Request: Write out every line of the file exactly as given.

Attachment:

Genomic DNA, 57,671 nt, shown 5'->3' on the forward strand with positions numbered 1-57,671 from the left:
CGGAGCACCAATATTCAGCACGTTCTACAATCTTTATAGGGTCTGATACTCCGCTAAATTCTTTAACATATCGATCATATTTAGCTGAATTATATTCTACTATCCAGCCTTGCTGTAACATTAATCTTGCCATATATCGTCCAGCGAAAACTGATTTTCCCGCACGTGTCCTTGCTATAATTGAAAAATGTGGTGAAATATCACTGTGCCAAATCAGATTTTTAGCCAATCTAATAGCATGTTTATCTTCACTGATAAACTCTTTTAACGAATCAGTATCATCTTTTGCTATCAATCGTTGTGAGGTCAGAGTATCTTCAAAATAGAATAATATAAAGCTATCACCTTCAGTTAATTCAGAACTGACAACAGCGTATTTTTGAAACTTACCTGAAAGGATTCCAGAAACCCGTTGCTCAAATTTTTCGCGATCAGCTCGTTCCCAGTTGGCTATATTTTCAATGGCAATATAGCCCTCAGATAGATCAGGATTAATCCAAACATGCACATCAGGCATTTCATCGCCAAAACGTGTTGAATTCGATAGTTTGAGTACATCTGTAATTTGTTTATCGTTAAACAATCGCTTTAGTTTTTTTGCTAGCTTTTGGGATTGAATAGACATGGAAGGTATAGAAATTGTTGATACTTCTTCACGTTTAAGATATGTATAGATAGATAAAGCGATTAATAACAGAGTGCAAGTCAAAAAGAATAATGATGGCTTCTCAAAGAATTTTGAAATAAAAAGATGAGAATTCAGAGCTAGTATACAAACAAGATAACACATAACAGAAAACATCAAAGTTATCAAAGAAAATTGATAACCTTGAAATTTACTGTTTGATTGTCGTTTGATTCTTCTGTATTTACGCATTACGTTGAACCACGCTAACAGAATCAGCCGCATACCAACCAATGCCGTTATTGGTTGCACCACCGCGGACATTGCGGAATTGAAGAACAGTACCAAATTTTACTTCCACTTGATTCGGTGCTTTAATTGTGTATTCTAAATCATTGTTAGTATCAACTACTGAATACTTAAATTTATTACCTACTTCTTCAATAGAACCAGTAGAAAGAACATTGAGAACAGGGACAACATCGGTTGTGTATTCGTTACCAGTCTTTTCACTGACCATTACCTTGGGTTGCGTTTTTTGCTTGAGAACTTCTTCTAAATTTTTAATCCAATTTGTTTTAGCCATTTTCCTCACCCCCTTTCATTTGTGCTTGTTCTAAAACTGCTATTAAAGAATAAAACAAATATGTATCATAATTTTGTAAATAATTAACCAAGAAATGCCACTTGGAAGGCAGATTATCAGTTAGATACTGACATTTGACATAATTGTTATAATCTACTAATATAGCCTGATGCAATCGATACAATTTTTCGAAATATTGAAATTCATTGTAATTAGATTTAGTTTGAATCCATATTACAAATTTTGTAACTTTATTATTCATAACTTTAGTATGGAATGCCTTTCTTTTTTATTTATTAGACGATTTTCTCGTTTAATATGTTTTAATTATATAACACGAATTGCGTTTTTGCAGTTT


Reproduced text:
Genomic DNA, 57,671 nt, shown 5'->3' on the forward strand with positions numbered 1-57,671 from the left:
CGGAGCACCAATATTCAGCACGTTCTACAATCTTTATAGGGTCTGATACTCCGCTAAATTCTTTAACATATCGATCATATTTAGCTGAATTATATTCTACTATCCAGCCTTGCTGTAACATTAATCTTGCCATATATCGTCCAGCGAAAACTGATTTTCCCGCACGTGTCCTTGCTATAATTGAAAAATGTGGTGAAATATCACTGTGCCAAATCAGATTTTTAGCCAATCTAATAGCATGTTTATCTTCACTGATAAACTCTTTTAACGAATCAGTATCATCTTTTGCTATCAATCGTTGTGAGGTCAGAGTATCTTCAAAATAGAATAATATAAAGCTATCACCTTCAGTTAATTCAGAACTGACAACAGCGTATTTTTGAAACTTACCTGAAAGGATTCCAGAAACCCGTTGCTCAAATTTTTCGCGATCAGCTCGTTCCCAGTTGGCTATATTTTCAATGGCAATATAGCCCTCAGATAGATCAGGATTAATCCAAACATGCACATCAGGCATTTCATCGCCAAAACGTGTTGAATTCGATAGTTTGAGTACATCTGTAATTTGTTTATCGTTAAACAATCGCTTTAGTTTTTTTGCTAGCTTTTGGGATTGAATAGACATGGAAGGTATAGAAATTGTTGATACTTCTTCACGTTTAAGATATGTATAGATAGATAAAGCGATTAATAACAGAGTGCAAGTCAAAAAGAATAATGATGGCTTCTCAAAGAATTTTGAAATAAAAAGATGAGAATTCAGAGCTAGTATACAAACAAGATAACACATAACAGAAAACATCAAAGTTATCAAAGAAAATTGATAACCTTGAAATTTACTGTTTGATTGTCGTTTGATTCTTCTGTATTTACGCATTACGTTGAACCACGCTAACAGAATCAGCCGCATACCAACCAATGCCGTTATTGGTTGCACCACCGCGGACATTGCGGAATTGAAGAACAGTACCAAATTTTACTTCCACTTGATTCGGTGCTTTAATTGTGTATTCTAAATCATTGTTAGTATCAACTACTGAATACTTAAATTTATTACCTACTTCTTCAATAGAACCAGTAGAAAGAACATTGAGAACAGGGACAACATCGGTTGTGTATTCGTTACCAGTCTTTTCACTGACCATTACCTTGGGTTGCGTTTTTTGCTTGAGAACTTCTTCTAAATTTTTAATCCAATTTGTTTTAGCCATTTTCCTCACCCCCTTTCATTTGTGCTTGTTCTAAAACTGCTATTAAAGAATAAAACAAATATGTATCATAATTTTGTAAATAATTAACCAAGAAATGCCACTTGGAAGGCAGATTATCAGTTAGATACTGACATTTGACATAATTGTTATAATCTACTAATATAGCCTGATGCAATCGATACAATTTTTCGAAATATTGAAATTCATTGTAATTAGATTTAGTTTGAATCCATATTACAAATTTTGTAACTTTATTATTCATAACTTTAGTATGGAATGCCTTTCTTTTTTATTTATTAGACGATTTTCTCGTTTAATATGTTTTAATTATATAACACGAATTGCGTTTTTGCAGTTT